Treatment of Disseminated MAC InfectionsZITHROMAX should be taken at a daily dose of 600 mg, in combination with ethambutol at the recommended daily dose of 15 mg/kg. Other antimycobacterial drugs that have shown in vitro activity against MAC may be added to the regimen of Zithromax plus ethambutol at the discretion of the physician or health care provider.
Dosage Forms And StrengthsZITHROMAX 600 mg tablets (engraved on front with “PFIZER” and on back with “308”) are supplied as white, modified oval-shaped, film-coated tablets containing Zithromax dihydrate equivalent to 600 mg Zithromax. These are packaged in bottles of 30 tablets.
ZITHROMAX for oral suspension 1000 mg/5 mL is supplied in single-dose packets containing Zithromax dihydrate equivalent to 1 gram of Zithromax.
Storage And HandlingZITHROMAX 600 mg tablets (engraved on front with “PFIZER” and on back with “308”) are supplied as white, modified oval-shaped, film-coated tablets containing Zithromax dihydrate equivalent to 600 mg Zithromax. These are packaged in bottles of 30 tablets. ZITHROMAX tablets are supplied as follows:
Bottles of 30 NDC 0069-3080-30
Tablets should be stored at or below 30°C (86°F).
ZITHROMAX for oral suspension is supplied in single-dose packets containing Zithromax dihydrate equivalent to 1 gram of Zithromax as follows:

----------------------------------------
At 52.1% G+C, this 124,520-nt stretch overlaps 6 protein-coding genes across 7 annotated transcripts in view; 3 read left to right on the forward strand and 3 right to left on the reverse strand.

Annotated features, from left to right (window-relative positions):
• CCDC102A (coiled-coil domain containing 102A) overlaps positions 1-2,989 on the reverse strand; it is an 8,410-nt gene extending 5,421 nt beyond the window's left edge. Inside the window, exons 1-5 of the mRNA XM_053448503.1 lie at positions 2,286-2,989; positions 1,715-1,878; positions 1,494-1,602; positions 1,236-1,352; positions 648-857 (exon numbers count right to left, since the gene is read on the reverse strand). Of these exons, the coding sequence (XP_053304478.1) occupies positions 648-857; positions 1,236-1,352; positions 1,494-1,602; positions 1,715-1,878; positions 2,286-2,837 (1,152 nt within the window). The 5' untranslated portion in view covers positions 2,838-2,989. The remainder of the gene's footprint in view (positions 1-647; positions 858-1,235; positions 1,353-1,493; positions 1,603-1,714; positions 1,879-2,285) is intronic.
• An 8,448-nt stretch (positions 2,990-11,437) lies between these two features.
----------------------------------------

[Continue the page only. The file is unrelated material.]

Boxes of 10 single-dose packets (1 g) NDC 0069-3051-07
Boxes of 3 single-dose packets (1 g) NDC 0069-3051-75
Store single-dose packets between 5° and 30°C (41° and 86°F).
Distributed by: Pfizer Labs Division of Pfizer Inc., NY, NY 10017. Revised: Dec 2015
NelfinavirCo-administration of nelfinavir at steady-state with a single oral dose of Zithromax resulted in increased Zithromax serum concentrations. Although a dose adjustment of Zithromax is not recommended when administered in combination with nelfinavir, close monitoring for known adverse reactions of Zithromax, such as liver enzyme abnormalities and hearing impairment, is warranted.
WarfarinSpontaneous post-marketing reports suggest that concomitant administration of Zithromax may potentiate the effects of oral anticoagulants such as warfarin, although the prothrombin time was not affected in the dedicated drug interaction study with Zithromax and warfarin. Prothrombin times should be carefully monitored while patients are receiving Zithromax and oral anticoagulants concomitantly.